Did Charles Manson Have 4 More Victims? 'There's an Answer There Somewhere,' Says LAPD Detective
Charles Manson and his band of followers were convicted of nine murders
In the early hours of Aug. 9, 1969, Charles Manson’s cult followers entered the Los Angeles home of film director Roman Polanski and savagely stabbed his pregnant wife, actress Sharon Tate, and shot and stabbed four others.
The slaughter continued the following night when the bodies of grocer Leno LaBianca and his wife Rosemary were discovered inside their home. Both were stabbed multiple times.
Though Manson and his followers were convicted of nine killings, many still wonder: Did the savagery end there?
Questions have persisted for decades about some suspicious area murders and whether their deaths were linked to the notorious clan. These unsolved mysteries persist almost 50 years later and two years after Manson’s death at age 83 and are explored in the latest episode of People Magazine Investigates. Titled “Who Killed Jane Doe #59?,” the episode airs Monday, Feb. 25 at 8 p.m. ET on Investigation Discovery. (An exclusive clip is shown above.)
The mystery behind the murder of 19-year-old Reet Jurvetson began soon after she arrived in L.A. from Toronto in the fall of 1969 to visit a man named John she’d met at a Montreal coffee shop. A few weeks later, her body was found in brush off Mulholland Drive. The vicious knife attack and where her body was dumped — about five miles away from Polanski’s home — fueled speculation that the Manson family was involved.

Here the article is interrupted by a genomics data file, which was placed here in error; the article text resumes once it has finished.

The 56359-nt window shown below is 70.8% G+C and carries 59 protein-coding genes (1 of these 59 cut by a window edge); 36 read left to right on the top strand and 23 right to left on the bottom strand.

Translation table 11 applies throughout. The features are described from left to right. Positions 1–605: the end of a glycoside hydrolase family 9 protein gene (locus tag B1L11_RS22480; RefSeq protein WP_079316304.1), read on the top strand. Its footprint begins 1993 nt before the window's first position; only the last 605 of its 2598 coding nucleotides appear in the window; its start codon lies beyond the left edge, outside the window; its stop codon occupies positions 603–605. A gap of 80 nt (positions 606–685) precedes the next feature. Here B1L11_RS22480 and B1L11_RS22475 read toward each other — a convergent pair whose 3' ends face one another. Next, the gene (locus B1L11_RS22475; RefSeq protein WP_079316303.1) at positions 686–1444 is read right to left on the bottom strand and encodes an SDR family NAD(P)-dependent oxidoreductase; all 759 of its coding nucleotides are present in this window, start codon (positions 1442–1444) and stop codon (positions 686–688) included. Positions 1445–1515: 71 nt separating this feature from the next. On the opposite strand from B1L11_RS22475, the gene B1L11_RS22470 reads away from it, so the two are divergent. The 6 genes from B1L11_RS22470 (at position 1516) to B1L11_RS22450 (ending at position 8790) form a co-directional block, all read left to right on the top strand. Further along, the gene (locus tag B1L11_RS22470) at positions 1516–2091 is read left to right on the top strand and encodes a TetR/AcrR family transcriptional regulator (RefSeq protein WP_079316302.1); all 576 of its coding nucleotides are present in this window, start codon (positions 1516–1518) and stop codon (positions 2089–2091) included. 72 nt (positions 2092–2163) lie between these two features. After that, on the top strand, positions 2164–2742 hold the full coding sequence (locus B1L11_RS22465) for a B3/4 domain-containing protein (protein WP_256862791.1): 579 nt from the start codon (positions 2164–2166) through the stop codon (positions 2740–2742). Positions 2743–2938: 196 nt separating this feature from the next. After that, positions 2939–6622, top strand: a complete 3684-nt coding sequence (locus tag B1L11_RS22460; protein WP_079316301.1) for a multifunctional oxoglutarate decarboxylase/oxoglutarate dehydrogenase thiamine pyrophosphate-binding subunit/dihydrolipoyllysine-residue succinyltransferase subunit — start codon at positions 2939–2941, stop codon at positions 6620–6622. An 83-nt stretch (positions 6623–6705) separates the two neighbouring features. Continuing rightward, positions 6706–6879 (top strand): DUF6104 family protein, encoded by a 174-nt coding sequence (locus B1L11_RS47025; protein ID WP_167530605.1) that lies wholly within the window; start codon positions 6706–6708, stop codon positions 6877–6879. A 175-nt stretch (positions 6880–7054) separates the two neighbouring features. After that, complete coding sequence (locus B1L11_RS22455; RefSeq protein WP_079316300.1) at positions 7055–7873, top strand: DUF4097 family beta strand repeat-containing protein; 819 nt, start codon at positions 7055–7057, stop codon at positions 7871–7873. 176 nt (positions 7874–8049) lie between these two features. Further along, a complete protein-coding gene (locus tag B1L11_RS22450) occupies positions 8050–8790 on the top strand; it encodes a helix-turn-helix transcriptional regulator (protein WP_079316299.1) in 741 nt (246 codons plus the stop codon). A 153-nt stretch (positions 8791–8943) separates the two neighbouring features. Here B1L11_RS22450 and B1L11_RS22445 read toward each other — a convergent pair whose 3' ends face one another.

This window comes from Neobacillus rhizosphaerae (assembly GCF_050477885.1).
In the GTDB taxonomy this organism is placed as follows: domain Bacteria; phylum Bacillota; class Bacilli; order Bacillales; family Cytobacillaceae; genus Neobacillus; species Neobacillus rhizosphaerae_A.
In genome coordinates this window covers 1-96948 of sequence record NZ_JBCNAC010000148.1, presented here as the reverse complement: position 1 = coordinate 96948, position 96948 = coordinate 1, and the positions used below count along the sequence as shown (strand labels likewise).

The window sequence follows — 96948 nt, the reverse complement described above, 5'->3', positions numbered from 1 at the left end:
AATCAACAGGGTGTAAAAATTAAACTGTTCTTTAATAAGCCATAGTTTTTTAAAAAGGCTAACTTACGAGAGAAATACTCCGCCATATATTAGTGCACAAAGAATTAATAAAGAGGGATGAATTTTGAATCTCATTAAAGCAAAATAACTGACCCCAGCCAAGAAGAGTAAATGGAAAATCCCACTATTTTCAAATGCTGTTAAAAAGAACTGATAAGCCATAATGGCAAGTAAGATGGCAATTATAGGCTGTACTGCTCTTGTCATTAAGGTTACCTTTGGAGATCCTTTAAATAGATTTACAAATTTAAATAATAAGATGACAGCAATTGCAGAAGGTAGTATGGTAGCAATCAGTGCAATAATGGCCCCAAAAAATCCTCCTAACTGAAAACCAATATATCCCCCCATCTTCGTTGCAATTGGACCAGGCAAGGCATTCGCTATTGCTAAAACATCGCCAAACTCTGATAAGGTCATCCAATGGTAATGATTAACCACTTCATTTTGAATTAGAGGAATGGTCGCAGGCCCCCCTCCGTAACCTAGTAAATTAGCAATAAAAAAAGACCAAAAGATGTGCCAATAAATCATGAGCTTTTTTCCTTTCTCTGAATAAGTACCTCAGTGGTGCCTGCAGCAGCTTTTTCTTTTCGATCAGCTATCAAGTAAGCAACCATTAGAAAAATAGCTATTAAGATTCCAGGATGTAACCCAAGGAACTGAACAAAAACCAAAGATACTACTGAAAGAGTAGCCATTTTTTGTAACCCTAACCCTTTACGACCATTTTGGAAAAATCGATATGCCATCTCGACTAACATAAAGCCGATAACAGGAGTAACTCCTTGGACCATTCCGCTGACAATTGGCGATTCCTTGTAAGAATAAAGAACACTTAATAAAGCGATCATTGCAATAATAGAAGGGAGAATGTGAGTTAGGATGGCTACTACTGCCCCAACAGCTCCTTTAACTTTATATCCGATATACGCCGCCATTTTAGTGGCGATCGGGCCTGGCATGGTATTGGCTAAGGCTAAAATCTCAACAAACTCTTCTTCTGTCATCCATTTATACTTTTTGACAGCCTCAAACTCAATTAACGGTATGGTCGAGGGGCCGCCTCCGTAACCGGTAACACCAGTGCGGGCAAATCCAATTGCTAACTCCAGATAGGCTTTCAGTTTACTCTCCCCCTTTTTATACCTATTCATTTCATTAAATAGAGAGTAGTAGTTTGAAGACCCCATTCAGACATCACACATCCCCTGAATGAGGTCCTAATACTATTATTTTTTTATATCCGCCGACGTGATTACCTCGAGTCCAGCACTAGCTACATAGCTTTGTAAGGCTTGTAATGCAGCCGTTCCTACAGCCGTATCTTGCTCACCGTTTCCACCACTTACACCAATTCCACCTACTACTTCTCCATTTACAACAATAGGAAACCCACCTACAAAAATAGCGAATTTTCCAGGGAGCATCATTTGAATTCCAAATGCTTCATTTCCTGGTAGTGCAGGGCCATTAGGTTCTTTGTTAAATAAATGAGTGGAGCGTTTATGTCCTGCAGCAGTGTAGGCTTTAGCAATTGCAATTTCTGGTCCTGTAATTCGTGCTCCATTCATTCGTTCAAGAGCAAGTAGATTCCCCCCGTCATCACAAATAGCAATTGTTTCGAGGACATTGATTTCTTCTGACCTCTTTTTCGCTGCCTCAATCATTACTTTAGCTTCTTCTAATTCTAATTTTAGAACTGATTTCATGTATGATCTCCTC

In Vincent Bugliosi’s 1974 book, Helter Skelter: The True Story of the Manson Murders, the author theorized that Jurvetson — who was known as Jane Doe #59 until she was identified in 2015 — might have been murdered to keep quiet after witnessing the Nov. 5 killing of Manson follower John “Zero” Haught.
Haught, whose death at the time was reportedly declared a suicide, died of a gunshot wound to the head on November 5, 1969 after an alleged game of Russian Roulette. Manson family members were reportedly present when the shooting occurred.
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In 2015, when Jurvetson was finally identified, investigators visited Manson at Corcoran State Prison looking for answers, but the former cult leader denied knowing her. Police also flew to Montreal to interview an artist who met John and Jurvetson at a local café. The artist provided detectives with two sketches, which were later released by police in the hopes of tracking down the two men. But their identities still remain a mystery.
“John is the best lead we have,” LAPD lead investigator Lou Rivera now retired told PEOPLE in an earlier interview.
Eerily, Jurvetson’s body was discovered on the same stretch of road as the remains of 17-year-old college student Marina Habe, another victim of multiple stab wounds. Habe, who was home for the holidays, disappeared from her West Hollywood driveway after a night out with friends on Dec. 30, 1968. Her body was discovered on New Year’s Day.
Back then, police also explored whether Jurvetson’s case was linked to the murder of 19-year-old Doreen Gaul. Gaul had been in L.A. six months when she and her friend James Sharp, 15, were found fatally stabbed in a downtown alley on Nov. 21. 1969.
Police interviewed Manson follower Bruce Davis a few years later in prison after they learned he lived in the same housing complex as Gaul, but he denied knowing the two and it’s unclear if he lived there at the same time as her. Later, another man confessed to the murders, claiming he and a partner killed the teens in a botched robbery, but the two were never charged and have since died. Evidence in the case was destroyed decades ago, leaving Gaul’s case in limbo.
Retired LAPD detective Cliff Shepard hopes that one day there will be firm answers in all four deaths. “It’s just being lucky,” he says. “There’s an answer there somewhere.”
People Magazine Investigates: Who Killed Jane Doe #59? airs Monday, Feb. 25 at 8 p.m. ET on Investigation Discovery.